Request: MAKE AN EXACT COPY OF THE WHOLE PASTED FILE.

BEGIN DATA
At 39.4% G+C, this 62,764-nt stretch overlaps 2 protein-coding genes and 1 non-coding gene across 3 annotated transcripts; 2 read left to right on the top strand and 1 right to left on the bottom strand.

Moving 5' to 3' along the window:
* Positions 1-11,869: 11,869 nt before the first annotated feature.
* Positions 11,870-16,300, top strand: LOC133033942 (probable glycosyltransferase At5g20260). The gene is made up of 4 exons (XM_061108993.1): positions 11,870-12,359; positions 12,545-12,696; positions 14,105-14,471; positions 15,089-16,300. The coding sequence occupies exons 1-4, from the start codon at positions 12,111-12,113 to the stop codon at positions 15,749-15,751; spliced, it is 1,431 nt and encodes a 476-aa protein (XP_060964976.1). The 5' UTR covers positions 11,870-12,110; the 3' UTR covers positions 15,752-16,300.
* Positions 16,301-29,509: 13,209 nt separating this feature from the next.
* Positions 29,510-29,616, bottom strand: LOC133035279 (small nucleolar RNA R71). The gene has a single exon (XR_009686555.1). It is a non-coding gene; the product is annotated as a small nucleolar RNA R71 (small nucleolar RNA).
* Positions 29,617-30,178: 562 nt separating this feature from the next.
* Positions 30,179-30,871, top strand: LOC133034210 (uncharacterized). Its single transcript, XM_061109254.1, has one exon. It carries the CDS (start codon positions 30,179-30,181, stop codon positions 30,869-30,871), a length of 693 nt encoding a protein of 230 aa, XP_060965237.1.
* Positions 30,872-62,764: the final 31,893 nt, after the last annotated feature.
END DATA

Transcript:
At 39.4% G+C, this 62,764-nt stretch overlaps 2 protein-coding genes and 1 non-coding gene across 3 annotated transcripts; 2 read left to right on the top strand and 1 right to left on the bottom strand.

Moving 5' to 3' along the window:
* Positions 1-11,869: 11,869 nt before the first annotated feature.
* Positions 11,870-16,300, top strand: LOC133033942 (probable glycosyltransferase At5g20260). The gene is made up of 4 exons (XM_061108993.1): positions 11,870-12,359; positions 12,545-12,696; positions 14,105-14,471; positions 15,089-16,300. The coding sequence occupies exons 1-4, from the start codon at positions 12,111-12,113 to the stop codon at positions 15,749-15,751; spliced, it is 1,431 nt and encodes a 476-aa protein (XP_060964976.1). The 5' UTR covers positions 11,870-12,110; the 3' UTR covers positions 15,752-16,300.
* Positions 16,301-29,509: 13,209 nt separating this feature from the next.
* Positions 29,510-29,616, bottom strand: LOC133035279 (small nucleolar RNA R71). The gene has a single exon (XR_009686555.1). It is a non-coding gene; the product is annotated as a small nucleolar RNA R71 (small nucleolar RNA).
* Positions 29,617-30,178: 562 nt separating this feature from the next.
* Positions 30,179-30,871, top strand: LOC133034210 (uncharacterized). Its single transcript, XM_061109254.1, has one exon. It carries the CDS (start codon positions 30,179-30,181, stop codon positions 30,869-30,871), a length of 693 nt encoding a protein of 230 aa, XP_060965237.1.
* Positions 30,872-62,764: the final 31,893 nt, after the last annotated feature.